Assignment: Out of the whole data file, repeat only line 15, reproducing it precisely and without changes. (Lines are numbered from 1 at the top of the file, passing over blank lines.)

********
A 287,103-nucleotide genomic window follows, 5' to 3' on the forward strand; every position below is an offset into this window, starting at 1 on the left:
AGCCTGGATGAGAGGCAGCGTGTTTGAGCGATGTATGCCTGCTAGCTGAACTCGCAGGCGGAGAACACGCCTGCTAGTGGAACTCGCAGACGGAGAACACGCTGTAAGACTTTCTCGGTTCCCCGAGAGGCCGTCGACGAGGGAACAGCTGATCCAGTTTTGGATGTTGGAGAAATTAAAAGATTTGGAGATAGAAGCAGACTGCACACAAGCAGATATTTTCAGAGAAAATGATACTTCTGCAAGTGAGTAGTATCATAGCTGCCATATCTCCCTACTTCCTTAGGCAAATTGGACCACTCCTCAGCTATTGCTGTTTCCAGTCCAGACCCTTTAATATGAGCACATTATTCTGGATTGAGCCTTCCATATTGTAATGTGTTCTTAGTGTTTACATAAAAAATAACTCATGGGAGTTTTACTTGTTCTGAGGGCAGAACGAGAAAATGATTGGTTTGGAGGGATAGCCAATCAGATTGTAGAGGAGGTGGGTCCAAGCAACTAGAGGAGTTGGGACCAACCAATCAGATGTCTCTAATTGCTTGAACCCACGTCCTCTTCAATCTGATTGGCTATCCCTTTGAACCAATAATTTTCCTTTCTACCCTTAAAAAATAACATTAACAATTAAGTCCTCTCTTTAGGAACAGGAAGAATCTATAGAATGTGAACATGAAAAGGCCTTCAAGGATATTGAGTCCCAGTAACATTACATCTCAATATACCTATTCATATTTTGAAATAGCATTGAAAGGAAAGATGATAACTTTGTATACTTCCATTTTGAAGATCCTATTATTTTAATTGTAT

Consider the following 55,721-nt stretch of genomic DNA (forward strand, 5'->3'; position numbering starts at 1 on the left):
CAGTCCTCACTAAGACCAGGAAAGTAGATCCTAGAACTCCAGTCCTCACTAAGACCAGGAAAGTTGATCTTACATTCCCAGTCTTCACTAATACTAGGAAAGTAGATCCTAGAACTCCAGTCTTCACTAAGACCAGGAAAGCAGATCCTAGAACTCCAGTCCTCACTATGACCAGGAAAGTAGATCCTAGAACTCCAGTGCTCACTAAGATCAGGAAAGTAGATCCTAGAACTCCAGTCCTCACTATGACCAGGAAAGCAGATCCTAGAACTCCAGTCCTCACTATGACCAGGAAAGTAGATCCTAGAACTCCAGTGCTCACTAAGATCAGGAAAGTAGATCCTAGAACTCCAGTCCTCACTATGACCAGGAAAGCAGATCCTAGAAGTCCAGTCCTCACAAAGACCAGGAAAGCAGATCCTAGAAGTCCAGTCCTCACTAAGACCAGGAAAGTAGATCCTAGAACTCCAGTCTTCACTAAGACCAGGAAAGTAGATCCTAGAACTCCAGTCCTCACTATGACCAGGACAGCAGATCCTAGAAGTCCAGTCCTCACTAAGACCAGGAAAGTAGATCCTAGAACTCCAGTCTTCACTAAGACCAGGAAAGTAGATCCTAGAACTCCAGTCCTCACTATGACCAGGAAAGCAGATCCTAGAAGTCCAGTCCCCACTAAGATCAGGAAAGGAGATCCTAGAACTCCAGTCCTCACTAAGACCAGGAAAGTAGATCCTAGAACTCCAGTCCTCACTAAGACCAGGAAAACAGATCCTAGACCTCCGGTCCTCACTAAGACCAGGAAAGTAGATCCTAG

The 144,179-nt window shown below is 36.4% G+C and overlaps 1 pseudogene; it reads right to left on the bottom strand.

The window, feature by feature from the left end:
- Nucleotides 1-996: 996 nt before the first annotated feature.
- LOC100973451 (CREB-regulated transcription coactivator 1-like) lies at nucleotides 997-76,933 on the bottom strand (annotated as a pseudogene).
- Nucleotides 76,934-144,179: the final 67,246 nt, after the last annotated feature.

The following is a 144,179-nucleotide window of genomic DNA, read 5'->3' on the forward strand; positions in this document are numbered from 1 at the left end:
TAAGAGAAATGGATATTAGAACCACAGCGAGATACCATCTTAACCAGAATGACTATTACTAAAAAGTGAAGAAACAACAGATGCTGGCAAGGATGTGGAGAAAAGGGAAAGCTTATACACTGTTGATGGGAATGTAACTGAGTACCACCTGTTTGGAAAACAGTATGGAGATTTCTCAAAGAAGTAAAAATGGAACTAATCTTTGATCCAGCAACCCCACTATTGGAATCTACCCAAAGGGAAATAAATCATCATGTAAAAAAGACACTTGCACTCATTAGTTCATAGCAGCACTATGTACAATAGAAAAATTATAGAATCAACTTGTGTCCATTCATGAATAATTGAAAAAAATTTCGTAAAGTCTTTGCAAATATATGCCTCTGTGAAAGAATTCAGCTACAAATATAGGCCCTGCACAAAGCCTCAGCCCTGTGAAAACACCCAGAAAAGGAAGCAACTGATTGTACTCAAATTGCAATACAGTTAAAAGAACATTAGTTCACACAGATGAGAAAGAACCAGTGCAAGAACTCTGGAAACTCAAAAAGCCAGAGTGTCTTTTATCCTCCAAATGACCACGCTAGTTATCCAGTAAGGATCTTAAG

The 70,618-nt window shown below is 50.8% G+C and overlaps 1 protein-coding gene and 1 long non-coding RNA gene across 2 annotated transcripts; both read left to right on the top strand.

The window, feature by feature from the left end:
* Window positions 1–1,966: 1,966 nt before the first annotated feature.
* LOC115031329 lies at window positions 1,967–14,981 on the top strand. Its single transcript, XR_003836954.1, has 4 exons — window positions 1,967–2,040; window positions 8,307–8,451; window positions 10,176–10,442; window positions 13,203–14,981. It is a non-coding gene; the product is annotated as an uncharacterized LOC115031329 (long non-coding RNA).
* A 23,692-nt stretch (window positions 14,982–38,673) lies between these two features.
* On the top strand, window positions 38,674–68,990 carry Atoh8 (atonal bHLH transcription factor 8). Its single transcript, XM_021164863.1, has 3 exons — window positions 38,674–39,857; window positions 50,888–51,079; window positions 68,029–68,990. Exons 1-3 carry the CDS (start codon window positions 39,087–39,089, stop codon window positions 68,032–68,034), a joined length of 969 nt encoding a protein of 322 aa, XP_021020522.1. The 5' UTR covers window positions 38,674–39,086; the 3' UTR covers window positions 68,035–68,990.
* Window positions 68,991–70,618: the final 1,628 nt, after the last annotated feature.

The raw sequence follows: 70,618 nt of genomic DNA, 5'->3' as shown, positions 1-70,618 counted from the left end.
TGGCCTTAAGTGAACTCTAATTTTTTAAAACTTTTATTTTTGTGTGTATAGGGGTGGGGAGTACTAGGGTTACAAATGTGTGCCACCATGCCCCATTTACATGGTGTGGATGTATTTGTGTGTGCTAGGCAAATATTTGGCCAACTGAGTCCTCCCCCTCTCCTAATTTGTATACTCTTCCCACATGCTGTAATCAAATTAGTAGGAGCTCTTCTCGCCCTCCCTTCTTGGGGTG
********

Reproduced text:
* LOC115031329 lies at window positions 1,967–14,981 on the top strand. Its single transcript, XR_003836954.1, has 4 exons — window positions 1,967–2,040; window positions 8,307–8,451; window positions 10,176–10,442; window positions 13,203–14,981. It is a non-coding gene; the product is annotated as an uncharacterized LOC115031329 (long non-coding RNA).